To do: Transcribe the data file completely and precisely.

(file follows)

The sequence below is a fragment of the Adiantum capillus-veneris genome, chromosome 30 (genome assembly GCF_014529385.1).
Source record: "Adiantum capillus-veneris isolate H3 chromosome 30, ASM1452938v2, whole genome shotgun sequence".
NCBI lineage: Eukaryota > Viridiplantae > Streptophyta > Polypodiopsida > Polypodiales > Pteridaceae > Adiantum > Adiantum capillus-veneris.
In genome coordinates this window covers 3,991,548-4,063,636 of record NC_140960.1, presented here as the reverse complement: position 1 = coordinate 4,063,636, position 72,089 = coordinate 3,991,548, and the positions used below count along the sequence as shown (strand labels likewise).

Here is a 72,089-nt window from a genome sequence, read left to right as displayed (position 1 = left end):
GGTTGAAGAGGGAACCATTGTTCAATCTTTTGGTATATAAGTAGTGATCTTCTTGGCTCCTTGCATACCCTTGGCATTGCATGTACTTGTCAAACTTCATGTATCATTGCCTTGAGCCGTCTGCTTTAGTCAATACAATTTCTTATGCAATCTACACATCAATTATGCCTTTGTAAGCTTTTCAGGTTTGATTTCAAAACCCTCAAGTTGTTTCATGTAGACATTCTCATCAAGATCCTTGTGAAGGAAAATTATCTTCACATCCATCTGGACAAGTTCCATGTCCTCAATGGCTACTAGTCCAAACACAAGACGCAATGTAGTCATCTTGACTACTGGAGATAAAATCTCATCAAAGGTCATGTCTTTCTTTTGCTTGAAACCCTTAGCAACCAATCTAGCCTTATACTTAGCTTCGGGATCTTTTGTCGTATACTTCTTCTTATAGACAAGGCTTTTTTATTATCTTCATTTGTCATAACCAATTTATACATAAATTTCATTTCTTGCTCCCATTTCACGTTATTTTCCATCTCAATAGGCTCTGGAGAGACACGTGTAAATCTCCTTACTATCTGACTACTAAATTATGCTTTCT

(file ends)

The sequence below is a fragment of the Adiantum capillus-veneris genome, chromosome 30 (genome assembly GCF_014529385.1).
Source record: "Adiantum capillus-veneris isolate H3 chromosome 30, ASM1452938v2, whole genome shotgun sequence".
NCBI lineage: Eukaryota > Viridiplantae > Streptophyta > Polypodiopsida > Polypodiales > Pteridaceae > Adiantum > Adiantum capillus-veneris.
In genome coordinates this window covers 3,991,548-4,063,636 of record NC_140960.1, presented here as the reverse complement: position 1 = coordinate 4,063,636, position 72,089 = coordinate 3,991,548, and the positions used below count along the sequence as shown (strand labels likewise).

Here is a 72,089-nt window from a genome sequence, read left to right as displayed (position 1 = left end):
GGTTGAAGAGGGAACCATTGTTCAATCTTTTGGTATATAAGTAGTGATCTTCTTGGCTCCTTGCATACCCTTGGCATTGCATGTACTTGTCAAACTTCATGTATCATTGCCTTGAGCCGTCTGCTTTAGTCAATACAATTTCTTATGCAATCTACACATCAATTATGCCTTTGTAAGCTTTTCAGGTTTGATTTCAAAACCCTCAAGTTGTTTCATGTAGACATTCTCATCAAGATCCTTGTGAAGGAAAATTATCTTCACATCCATCTGGACAAGTTCCATGTCCTCAATGGCTACTAGTCCAAACACAAGACGCAATGTAGTCATCTTGACTACTGGAGATAAAATCTCATCAAAGGTCATGTCTTTCTTTTGCTTGAAACCCTTAGCAACCAATCTAGCCTTATACTTAGCTTCGGGATCTTTTGTCGTATACTTCTTCTTATAGACAAGGCTTTTTTATTATCTTCATTTGTCATAACCAATTTATACATAAATTTCATTTCTTGCTCCCATTTCACGTTATTTTCCATCTCAATAGGCTCTGGAGAGACACGTGTAAATCTCCTTACTATCTGACTACTAAATTATGCTTTCT